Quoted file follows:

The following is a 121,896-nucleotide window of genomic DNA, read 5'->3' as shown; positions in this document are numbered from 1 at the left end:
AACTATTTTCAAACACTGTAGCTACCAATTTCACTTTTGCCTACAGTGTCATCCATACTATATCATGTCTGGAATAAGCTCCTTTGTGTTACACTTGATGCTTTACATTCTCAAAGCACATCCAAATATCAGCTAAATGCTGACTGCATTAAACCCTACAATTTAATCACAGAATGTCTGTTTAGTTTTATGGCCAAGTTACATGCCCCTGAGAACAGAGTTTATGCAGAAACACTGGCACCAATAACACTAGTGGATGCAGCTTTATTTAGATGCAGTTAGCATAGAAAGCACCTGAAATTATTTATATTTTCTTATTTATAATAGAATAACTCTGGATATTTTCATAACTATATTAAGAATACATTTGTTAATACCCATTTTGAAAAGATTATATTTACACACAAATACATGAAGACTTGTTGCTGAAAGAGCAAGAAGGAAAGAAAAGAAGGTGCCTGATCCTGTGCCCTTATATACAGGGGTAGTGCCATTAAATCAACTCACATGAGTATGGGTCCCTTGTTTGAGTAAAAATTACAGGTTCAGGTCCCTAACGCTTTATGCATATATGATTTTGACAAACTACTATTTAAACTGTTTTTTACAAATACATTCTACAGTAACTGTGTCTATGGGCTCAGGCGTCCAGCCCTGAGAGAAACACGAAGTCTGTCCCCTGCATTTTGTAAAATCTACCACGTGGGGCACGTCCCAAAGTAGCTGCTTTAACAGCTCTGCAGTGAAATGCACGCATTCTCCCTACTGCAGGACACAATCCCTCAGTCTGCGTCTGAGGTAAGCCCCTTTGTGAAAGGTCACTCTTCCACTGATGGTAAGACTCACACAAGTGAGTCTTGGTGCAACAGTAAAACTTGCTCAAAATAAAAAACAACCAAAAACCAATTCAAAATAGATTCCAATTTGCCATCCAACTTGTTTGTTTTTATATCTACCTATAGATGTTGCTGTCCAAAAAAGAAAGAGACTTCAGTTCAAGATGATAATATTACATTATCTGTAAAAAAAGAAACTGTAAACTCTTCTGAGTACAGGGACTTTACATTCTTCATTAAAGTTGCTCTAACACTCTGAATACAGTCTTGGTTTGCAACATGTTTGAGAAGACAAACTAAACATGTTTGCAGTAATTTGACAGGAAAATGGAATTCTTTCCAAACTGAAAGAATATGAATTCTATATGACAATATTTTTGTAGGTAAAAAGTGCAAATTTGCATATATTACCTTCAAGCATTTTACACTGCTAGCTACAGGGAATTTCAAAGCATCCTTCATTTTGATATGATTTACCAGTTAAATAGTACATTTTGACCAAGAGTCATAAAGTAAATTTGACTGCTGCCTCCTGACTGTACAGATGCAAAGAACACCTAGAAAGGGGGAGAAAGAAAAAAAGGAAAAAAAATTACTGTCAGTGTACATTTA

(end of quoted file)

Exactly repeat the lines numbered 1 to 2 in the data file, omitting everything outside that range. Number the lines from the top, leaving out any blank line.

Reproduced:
The following is a 121,896-nucleotide window of genomic DNA, read 5'->3' as shown; positions in this document are numbered from 1 at the left end:
AACTATTTTCAAACACTGTAGCTACCAATTTCACTTTTGCCTACAGTGTCATCCATACTATATCATGTCTGGAATAAGCTCCTTTGTGTTACACTTGATGCTTTACATTCTCAAAGCACATCCAAATATCAGCTAAATGCTGACTGCATTAAACCCTACAATTTAATCACAGAATGTCTGTTTAGTTTTATGGCCAAGTTACATGCCCCTGAGAACAGAGTTTATGCAGAAACACTGGCACCAATAACACTAGTGGATGCAGCTTTATTTAGATGCAGTTAGCATAGAAAGCACCTGAAATTATTTATATTTTCTTATTTATAATAGAATAACTCTGGATATTTTCATAACTATATTAAGAATACATTTGTTAATACCCATTTTGAAAAGATTATATTTACACACAAATACATGAAGACTTGTTGCTGAAAGAGCAAGAAGGAAAGAAAAGAAGGTGCCTGATCCTGTGCCCTTATATACAGGGGTAGTGCCATTAAATCAACTCACATGAGTATGGGTCCCTTGTTTGAGTAAAAATTACAGGTTCAGGTCCCTAACGCTTTATGCATATATGATTTTGACAAACTACTATTTAAACTGTTTTTTACAAATACATTCTACAGTAACTGTGTCTATGGGCTCAGGCGTCCAGCCCTGAGAGAAACACGAAGTCTGTCCCCTGCATTTTGTAAAATCTACCACGTGGGGCACGTCCCAAAGTAGCTGCTTTAACAGCTCTGCAGTGAAATGCACGCATTCTCCCTACTGCAGGACACAATCCCTCAGTCTGCGTCTGAGGTAAGCCCCTTTGTGAAAGGTCACTCTTCCACTGATGGTAAGACTCACACAAGTGAGTCTTGGTGCAACAGTAAAACTTGCTCAAAATAAAAAACAACCAAAAACCAATTCAAAATAGATTCCAATTTGCCATCCAACTTGTTTGTTTTTATATCTACCTATAGATGTTGCTGTCCAAAAAAGAAAGAGACTTCAGTTCAAGATGATAATATTACATTATCTGTAAAAAAAGAAACTGTAAACTCTTCTGAGTACAGGGACTTTACATTCTTCATTAAAGTTGCTCTAACACTCTGAATACAGTCTTGGTTTGCAACATGTTTGAGAAGACAAACTAAACATGTTTGCAGTAATTTGACAGGAAAATGGAATTCTTTCCAAACTGAAAGAATATGAATTCTATATGACAATATTTTTGTAGGTAAAAAGTGCAAATTTGCATATATTACCTTCAAGCATTTTACACTGCTAGCTACAGGGAATTTCAAAGCATCCTTCATTTTGATATGATTTACCAGTTAAATAGTACATTTTGACCAAGAGTCATAAAGTAAATTTGACTGCTGCCTCCTGACTGTACAGATGCAAAGAACACCTAGAAAGGGGGAGAAAGAAAAAAAGGAAAAAAAATTACTGTCAGTGTACATTTA